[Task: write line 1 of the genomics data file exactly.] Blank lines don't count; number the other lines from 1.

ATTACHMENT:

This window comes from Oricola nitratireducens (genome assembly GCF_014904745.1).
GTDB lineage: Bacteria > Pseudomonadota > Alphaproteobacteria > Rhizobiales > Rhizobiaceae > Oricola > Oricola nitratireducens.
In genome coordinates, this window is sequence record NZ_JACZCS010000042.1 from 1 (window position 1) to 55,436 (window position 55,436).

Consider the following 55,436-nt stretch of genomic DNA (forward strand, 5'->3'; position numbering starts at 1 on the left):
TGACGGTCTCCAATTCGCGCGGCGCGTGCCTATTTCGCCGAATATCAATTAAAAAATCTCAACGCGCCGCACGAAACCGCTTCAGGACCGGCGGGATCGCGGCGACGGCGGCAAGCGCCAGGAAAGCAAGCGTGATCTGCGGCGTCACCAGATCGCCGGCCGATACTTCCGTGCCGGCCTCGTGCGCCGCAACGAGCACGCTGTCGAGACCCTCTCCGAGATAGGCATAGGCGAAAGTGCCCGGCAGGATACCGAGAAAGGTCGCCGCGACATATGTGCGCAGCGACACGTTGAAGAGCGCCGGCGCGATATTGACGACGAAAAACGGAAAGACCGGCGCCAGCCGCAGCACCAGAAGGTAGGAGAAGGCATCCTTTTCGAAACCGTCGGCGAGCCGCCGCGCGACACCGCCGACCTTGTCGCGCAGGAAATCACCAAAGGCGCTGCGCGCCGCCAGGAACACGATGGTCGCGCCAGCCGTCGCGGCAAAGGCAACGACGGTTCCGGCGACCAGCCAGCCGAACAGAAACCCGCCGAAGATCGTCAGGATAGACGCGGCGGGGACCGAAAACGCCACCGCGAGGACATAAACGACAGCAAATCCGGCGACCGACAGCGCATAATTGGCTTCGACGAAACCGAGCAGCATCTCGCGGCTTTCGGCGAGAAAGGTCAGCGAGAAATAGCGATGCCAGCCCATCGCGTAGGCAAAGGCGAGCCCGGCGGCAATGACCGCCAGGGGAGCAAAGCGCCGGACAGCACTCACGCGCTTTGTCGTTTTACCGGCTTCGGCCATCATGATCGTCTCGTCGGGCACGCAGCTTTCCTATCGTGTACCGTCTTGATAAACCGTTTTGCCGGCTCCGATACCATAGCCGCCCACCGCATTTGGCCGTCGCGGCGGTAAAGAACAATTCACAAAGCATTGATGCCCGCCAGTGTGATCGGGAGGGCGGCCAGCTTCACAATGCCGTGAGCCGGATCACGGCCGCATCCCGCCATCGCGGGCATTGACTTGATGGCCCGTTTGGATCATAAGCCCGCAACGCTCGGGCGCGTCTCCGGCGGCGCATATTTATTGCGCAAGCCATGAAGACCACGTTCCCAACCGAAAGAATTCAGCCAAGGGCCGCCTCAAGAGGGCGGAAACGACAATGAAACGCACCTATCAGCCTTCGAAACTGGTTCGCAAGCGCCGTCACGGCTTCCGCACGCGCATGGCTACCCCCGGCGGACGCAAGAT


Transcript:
This window comes from Oricola nitratireducens (genome assembly GCF_014904745.1).